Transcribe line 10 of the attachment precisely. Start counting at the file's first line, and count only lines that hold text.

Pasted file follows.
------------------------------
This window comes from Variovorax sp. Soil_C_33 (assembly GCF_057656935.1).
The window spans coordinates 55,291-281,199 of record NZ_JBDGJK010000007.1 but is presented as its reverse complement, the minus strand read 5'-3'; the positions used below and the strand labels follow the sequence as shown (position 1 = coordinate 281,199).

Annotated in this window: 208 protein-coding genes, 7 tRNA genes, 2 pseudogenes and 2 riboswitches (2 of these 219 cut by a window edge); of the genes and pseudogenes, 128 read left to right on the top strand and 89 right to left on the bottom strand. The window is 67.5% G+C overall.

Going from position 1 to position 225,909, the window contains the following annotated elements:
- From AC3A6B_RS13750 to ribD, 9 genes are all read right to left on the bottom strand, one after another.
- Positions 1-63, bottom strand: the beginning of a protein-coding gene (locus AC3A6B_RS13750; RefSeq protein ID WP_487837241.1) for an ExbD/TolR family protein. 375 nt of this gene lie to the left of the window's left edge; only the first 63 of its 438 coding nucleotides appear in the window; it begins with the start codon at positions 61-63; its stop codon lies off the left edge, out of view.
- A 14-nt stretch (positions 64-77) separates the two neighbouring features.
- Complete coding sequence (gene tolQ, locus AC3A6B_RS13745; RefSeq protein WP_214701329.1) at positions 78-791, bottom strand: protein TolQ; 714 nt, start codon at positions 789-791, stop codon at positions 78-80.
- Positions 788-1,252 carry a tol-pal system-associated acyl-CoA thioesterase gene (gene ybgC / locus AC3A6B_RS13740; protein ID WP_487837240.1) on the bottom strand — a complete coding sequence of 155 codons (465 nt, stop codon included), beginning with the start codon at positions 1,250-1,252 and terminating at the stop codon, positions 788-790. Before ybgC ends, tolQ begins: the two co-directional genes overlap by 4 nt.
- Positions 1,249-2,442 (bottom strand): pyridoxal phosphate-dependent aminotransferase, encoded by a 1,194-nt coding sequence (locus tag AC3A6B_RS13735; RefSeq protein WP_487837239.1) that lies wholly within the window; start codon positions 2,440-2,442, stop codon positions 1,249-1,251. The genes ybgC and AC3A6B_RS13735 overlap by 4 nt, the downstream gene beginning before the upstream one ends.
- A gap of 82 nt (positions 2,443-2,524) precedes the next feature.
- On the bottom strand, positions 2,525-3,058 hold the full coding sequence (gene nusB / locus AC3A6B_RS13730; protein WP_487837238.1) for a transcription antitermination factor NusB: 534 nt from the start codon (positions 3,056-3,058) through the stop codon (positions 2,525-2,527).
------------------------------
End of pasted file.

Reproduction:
- Positions 1,249-2,442 (bottom strand): pyridoxal phosphate-dependent aminotransferase, encoded by a 1,194-nt coding sequence (locus tag AC3A6B_RS13735; RefSeq protein WP_487837239.1) that lies wholly within the window; start codon positions 2,440-2,442, stop codon positions 1,249-1,251. The genes ybgC and AC3A6B_RS13735 overlap by 4 nt, the downstream gene beginning before the upstream one ends.